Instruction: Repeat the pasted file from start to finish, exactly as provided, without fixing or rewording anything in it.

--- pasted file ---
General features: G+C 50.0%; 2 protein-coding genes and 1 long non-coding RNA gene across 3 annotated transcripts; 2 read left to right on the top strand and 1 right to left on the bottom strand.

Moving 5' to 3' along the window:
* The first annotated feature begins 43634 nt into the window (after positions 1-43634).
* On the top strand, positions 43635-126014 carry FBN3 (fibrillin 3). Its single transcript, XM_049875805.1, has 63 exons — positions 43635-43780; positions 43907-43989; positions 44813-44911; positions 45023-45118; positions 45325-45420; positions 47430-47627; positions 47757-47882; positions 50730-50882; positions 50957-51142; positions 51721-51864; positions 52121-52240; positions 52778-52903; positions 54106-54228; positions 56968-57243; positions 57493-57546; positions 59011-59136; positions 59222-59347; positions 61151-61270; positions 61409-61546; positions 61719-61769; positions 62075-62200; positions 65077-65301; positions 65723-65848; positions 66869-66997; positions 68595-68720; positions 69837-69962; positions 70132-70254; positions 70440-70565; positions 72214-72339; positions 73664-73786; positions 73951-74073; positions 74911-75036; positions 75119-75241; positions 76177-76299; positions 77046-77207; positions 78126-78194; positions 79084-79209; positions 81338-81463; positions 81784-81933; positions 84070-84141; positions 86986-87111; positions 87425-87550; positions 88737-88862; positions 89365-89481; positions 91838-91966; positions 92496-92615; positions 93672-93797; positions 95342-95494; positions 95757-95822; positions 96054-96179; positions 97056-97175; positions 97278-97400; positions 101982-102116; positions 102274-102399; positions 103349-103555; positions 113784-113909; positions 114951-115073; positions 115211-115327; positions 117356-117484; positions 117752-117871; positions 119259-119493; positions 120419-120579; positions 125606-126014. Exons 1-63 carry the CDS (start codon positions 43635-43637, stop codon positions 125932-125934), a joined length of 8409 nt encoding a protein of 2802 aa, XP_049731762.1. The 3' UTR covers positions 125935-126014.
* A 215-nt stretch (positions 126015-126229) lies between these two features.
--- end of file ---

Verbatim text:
General features: G+C 50.0%; 2 protein-coding genes and 1 long non-coding RNA gene across 3 annotated transcripts; 2 read left to right on the top strand and 1 right to left on the bottom strand.

Moving 5' to 3' along the window:
* The first annotated feature begins 43634 nt into the window (after positions 1-43634).
* On the top strand, positions 43635-126014 carry FBN3 (fibrillin 3). Its single transcript, XM_049875805.1, has 63 exons — positions 43635-43780; positions 43907-43989; positions 44813-44911; positions 45023-45118; positions 45325-45420; positions 47430-47627; positions 47757-47882; positions 50730-50882; positions 50957-51142; positions 51721-51864; positions 52121-52240; positions 52778-52903; positions 54106-54228; positions 56968-57243; positions 57493-57546; positions 59011-59136; positions 59222-59347; positions 61151-61270; positions 61409-61546; positions 61719-61769; positions 62075-62200; positions 65077-65301; positions 65723-65848; positions 66869-66997; positions 68595-68720; positions 69837-69962; positions 70132-70254; positions 70440-70565; positions 72214-72339; positions 73664-73786; positions 73951-74073; positions 74911-75036; positions 75119-75241; positions 76177-76299; positions 77046-77207; positions 78126-78194; positions 79084-79209; positions 81338-81463; positions 81784-81933; positions 84070-84141; positions 86986-87111; positions 87425-87550; positions 88737-88862; positions 89365-89481; positions 91838-91966; positions 92496-92615; positions 93672-93797; positions 95342-95494; positions 95757-95822; positions 96054-96179; positions 97056-97175; positions 97278-97400; positions 101982-102116; positions 102274-102399; positions 103349-103555; positions 113784-113909; positions 114951-115073; positions 115211-115327; positions 117356-117484; positions 117752-117871; positions 119259-119493; positions 120419-120579; positions 125606-126014. Exons 1-63 carry the CDS (start codon positions 43635-43637, stop codon positions 125932-125934), a joined length of 8409 nt encoding a protein of 2802 aa, XP_049731762.1. The 3' UTR covers positions 125935-126014.
* A 215-nt stretch (positions 126015-126229) lies between these two features.